To a Bangali, mountaineering is as foreign as an Eskimo

Bangladesh is a large plain delta with numerous rivers, rivulets and canals crisscrossing it like a fishing net. Only in the north-eastern and south-eastern parts of the country there are some hills. The highest peak in Bangladesh is Mount Keokradong (some say 'Keokradang') which is 1,230 metres or 4,034 feet high. From time immemorial, non-Bangali ethnic peoples were inhabiting near these hills. Bangalis were not interested in nor did they have the stamina for climbing these hills. With the independence of Bangladesh, Bangalis began to settle in hilly areas in increasing numbers. In many cases, they were encroaching on the land and properties of the ethnic peoples. Till now, mountaineering in local hills did not develop yet. Local mountaineering is still as foreign as an Eskimo.

Musa Ibrahim's feat will act as an inspiration for next generations of Bangalis

The efforts of Musa Ibrahim and his Alpine Club Bangladesh members are praiseworthy. His recent achievement is a watershed moment in Bangladesh. The next generations of Bangalis will definitely go for more adventurous pursuits drawing inspiration from his recent success.

My brush with 'hilleering' (hill climbing) in Bangladesh

Bawm ethnic girls walking up to their Ruma school hostel, a project
funded by World Vision of Bangladesh. (At the rear, L-R: Albert Mankin,
the then Chittagong Area Manager of World Vision and
Father Philip D'Rozario, a Catholic priest from Chittagong are
visiting the project. This photo gives an idea of the hilly situation
of the region. The Sangu River flows below by the hills.
(Since I do
not possess a photo of hills from my 1985 trip, I am using this
photo from my second trip to Ruma in 1987)

Photo (Ruma, Dt. Bandarban: Feb. 26, 1987) © Jerome D'Costa

In course of my work at World Vision of Bangladesh, an international voluntary agency, I had the opportunity for visiting some of its education and development projects in the hills of Bandarban Hill Tracts.

In February, 1985, World Vision Dhaka Central Office staff Simon Munshi, Ferdaus Daud Haider and myself with Zirkung Shahu, a programme officer from Chittagong Area Office, set out to visit World Vision projects at Munnuam, Artha and Basatlang villages inhabited by Bawm ethnic people. These villages, nestled in hills, were about 12 miles away from Ruma. There is no plain land beyond Ruma. Rolling hills continue up to the hilly border regions of Myanmar (Burma).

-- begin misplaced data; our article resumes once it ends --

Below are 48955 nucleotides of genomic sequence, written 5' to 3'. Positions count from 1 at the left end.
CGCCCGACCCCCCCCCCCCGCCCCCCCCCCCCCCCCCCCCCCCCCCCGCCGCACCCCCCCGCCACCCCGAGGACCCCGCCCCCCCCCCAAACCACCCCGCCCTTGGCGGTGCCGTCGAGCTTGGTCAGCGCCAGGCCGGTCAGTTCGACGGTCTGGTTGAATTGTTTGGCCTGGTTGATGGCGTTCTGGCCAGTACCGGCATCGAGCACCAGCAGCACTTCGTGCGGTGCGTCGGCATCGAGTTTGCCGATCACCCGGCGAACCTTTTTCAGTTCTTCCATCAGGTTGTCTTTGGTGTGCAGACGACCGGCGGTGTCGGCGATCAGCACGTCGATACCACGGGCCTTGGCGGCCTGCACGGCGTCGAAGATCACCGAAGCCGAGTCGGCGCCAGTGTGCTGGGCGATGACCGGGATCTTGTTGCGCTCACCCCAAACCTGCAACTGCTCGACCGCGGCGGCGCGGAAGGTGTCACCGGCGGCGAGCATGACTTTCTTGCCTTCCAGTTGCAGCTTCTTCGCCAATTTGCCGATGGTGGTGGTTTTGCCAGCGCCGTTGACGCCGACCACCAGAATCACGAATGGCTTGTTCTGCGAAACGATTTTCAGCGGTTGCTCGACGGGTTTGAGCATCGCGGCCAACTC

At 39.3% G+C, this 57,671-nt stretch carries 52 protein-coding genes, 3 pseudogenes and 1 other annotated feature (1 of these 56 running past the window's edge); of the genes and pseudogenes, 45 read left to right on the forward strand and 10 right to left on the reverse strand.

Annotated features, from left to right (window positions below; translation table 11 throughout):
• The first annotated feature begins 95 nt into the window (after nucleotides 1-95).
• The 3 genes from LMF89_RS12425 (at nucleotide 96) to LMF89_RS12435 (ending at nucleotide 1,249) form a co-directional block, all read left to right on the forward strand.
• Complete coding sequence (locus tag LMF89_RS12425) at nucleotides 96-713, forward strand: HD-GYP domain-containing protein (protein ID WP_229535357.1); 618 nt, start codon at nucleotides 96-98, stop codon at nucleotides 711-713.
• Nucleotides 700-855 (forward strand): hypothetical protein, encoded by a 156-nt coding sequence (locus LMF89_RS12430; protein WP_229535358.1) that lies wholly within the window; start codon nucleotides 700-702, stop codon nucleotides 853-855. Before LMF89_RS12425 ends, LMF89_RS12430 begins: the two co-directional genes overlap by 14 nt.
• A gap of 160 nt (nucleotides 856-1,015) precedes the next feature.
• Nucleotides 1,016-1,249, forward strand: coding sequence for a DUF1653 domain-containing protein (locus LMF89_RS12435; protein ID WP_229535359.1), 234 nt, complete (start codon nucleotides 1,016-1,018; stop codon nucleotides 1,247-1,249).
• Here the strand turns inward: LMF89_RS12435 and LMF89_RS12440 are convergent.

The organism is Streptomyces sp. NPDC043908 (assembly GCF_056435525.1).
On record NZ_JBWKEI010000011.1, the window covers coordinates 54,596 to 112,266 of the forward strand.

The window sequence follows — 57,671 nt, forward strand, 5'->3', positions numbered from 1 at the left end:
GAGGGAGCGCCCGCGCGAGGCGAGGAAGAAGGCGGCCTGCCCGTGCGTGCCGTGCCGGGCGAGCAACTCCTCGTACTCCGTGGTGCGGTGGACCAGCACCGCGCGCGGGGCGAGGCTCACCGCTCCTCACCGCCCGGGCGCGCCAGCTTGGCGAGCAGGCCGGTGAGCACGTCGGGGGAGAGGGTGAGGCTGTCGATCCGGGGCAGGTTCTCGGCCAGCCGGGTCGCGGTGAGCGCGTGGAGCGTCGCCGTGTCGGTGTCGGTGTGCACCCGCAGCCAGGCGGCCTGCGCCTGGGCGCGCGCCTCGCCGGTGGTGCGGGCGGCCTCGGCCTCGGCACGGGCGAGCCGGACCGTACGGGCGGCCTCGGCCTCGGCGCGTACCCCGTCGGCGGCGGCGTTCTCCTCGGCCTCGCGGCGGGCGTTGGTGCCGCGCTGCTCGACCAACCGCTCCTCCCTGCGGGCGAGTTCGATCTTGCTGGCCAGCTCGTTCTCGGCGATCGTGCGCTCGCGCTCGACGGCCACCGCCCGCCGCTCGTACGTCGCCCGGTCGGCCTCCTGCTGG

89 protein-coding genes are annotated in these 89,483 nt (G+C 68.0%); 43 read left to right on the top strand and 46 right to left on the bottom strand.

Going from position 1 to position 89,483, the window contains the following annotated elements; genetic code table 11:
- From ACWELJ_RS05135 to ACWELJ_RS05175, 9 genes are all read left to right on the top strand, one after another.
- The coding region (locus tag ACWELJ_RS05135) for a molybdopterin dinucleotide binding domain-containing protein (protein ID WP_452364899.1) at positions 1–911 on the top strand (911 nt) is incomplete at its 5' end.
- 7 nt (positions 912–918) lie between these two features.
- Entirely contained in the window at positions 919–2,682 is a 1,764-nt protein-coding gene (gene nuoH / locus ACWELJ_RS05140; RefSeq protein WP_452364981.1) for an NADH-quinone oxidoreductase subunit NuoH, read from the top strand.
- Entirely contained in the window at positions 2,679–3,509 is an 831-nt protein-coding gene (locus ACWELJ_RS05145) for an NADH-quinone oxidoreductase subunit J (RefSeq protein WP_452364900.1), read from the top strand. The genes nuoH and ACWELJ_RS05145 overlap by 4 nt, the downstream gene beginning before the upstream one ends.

From Ruma, we started walking on a narrow path, two to three feet wide, carved out of the sides of hills, several hundred feet high. Every one of us had a stick in hand to help us keep our balance on the bumpy path. We had to walk cautiously because a slip would land us 100 to 200 feet below. We moved from one hill to the other going up and down. The last hill near the villages was the highest. Before approaching it, I felt extremely tired as I was never an athletic type of person. My leg muscles became harder and began to pull. The cramps were so bad that I could not move my feet. I was compelled to sit on the path and I was literally weeping! I was worried that if cramps didn't subside I wouldn't be able to reach the villages before darkness. My stronger colleagues had already outpaced me and moved forward. I was alone with a local guide whom we had brought from Ruma. The guide told me to sit and wait as long as necessary. After an hour or so and after massaging of my leg muscles, I could walk with some difficulty. This way I crossed the last hill and reached the destination in six hours' time. Although I faced difficulties on the way, I did not lose hope. My sheer determination to go forward and my curiosity for observing new places and peoples made it possible for me. That day I broke one small record. I became the first ever World Vision managerial staff (I was the Communications Manager at the time) to visit those projects! The return trip wasn't that much muscle-pulling and crampy because the hills were getting smaller and smaller and we were climbing downward towards Ruma.

That was a bitter-sweet experience of my hilleering in Bangladesh! After that I never dared venture beyond Ruma.

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Monday, May 24, 2010

A Bangali (Bengalee) Belle


A doodle on a Bangali Belle

Doodle (Dhaka: May 21, 1995) © Jerome D'Costa

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Sunday, May 23, 2010

The Quotation of the Week (May 23 - 29, 2010)

Some greeneries near a students' hall at the University
of Waterloo, Ontario, Canada

Photo (Waterloo, Ontario: Sept. 6, 2009) © Jerome D'Costa

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Saturday, May 22, 2010

The Signs of the Times

A real estate agent who succeeded in selling a house on
Woodbine Avenue, Toronto

Photo (Toronto: April 4, 2010) © Jerome D'Costa

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Tuesday, May 18, 2010

A Doodle on Jesus Christ


"Jesus, You Are My Saviour!" -- A doodle
Doodle (Dhaka: May 22, 1994) © Jerome D'Costa

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Sunday, May 16, 2010